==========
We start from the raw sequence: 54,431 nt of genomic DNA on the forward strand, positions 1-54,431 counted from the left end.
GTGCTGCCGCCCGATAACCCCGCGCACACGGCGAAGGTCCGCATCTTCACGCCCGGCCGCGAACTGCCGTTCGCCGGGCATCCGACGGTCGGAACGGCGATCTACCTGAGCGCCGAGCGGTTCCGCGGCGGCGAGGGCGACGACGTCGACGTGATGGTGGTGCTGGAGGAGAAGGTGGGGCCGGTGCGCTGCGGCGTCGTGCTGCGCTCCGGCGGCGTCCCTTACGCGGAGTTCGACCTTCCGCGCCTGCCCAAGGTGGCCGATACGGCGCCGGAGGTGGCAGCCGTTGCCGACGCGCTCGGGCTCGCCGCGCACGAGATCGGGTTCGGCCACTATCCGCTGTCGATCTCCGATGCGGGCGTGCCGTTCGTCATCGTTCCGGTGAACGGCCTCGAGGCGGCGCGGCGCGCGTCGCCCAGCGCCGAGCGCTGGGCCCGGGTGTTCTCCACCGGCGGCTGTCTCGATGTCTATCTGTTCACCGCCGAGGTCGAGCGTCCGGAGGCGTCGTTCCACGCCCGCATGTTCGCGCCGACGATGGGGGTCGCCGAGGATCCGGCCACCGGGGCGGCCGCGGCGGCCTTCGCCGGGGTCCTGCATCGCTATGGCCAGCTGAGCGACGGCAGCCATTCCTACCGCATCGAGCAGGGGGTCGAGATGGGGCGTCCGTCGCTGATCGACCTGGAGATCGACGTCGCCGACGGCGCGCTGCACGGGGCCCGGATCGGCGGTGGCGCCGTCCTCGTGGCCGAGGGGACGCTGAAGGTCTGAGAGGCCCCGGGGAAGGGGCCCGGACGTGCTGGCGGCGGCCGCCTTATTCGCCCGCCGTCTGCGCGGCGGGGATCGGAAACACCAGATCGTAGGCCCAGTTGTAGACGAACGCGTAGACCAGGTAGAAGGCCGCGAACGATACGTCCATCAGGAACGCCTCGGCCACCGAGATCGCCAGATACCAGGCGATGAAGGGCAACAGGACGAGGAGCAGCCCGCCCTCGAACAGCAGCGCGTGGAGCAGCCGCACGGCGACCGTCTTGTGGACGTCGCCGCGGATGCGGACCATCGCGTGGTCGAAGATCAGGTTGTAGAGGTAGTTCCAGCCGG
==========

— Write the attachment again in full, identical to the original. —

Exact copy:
We start from the raw sequence: 54,431 nt of genomic DNA on the forward strand, positions 1-54,431 counted from the left end.
GTGCTGCCGCCCGATAACCCCGCGCACACGGCGAAGGTCCGCATCTTCACGCCCGGCCGCGAACTGCCGTTCGCCGGGCATCCGACGGTCGGAACGGCGATCTACCTGAGCGCCGAGCGGTTCCGCGGCGGCGAGGGCGACGACGTCGACGTGATGGTGGTGCTGGAGGAGAAGGTGGGGCCGGTGCGCTGCGGCGTCGTGCTGCGCTCCGGCGGCGTCCCTTACGCGGAGTTCGACCTTCCGCGCCTGCCCAAGGTGGCCGATACGGCGCCGGAGGTGGCAGCCGTTGCCGACGCGCTCGGGCTCGCCGCGCACGAGATCGGGTTCGGCCACTATCCGCTGTCGATCTCCGATGCGGGCGTGCCGTTCGTCATCGTTCCGGTGAACGGCCTCGAGGCGGCGCGGCGCGCGTCGCCCAGCGCCGAGCGCTGGGCCCGGGTGTTCTCCACCGGCGGCTGTCTCGATGTCTATCTGTTCACCGCCGAGGTCGAGCGTCCGGAGGCGTCGTTCCACGCCCGCATGTTCGCGCCGACGATGGGGGTCGCCGAGGATCCGGCCACCGGGGCGGCCGCGGCGGCCTTCGCCGGGGTCCTGCATCGCTATGGCCAGCTGAGCGACGGCAGCCATTCCTACCGCATCGAGCAGGGGGTCGAGATGGGGCGTCCGTCGCTGATCGACCTGGAGATCGACGTCGCCGACGGCGCGCTGCACGGGGCCCGGATCGGCGGTGGCGCCGTCCTCGTGGCCGAGGGGACGCTGAAGGTCTGAGAGGCCCCGGGGAAGGGGCCCGGACGTGCTGGCGGCGGCCGCCTTATTCGCCCGCCGTCTGCGCGGCGGGGATCGGAAACACCAGATCGTAGGCCCAGTTGTAGACGAACGCGTAGACCAGGTAGAAGGCCGCGAACGATACGTCCATCAGGAACGCCTCGGCCACCGAGATCGCCAGATACCAGGCGATGAAGGGCAACAGGACGAGGAGCAGCCCGCCCTCGAACAGCAGCGCGTGGAGCAGCCGCACGGCGACCGTCTTGTGGACGTCGCCGCGGATGCGGACCATCGCGTGGTCGAAGATCAGGTTGTAGAGGTAGTTCCAGCCGG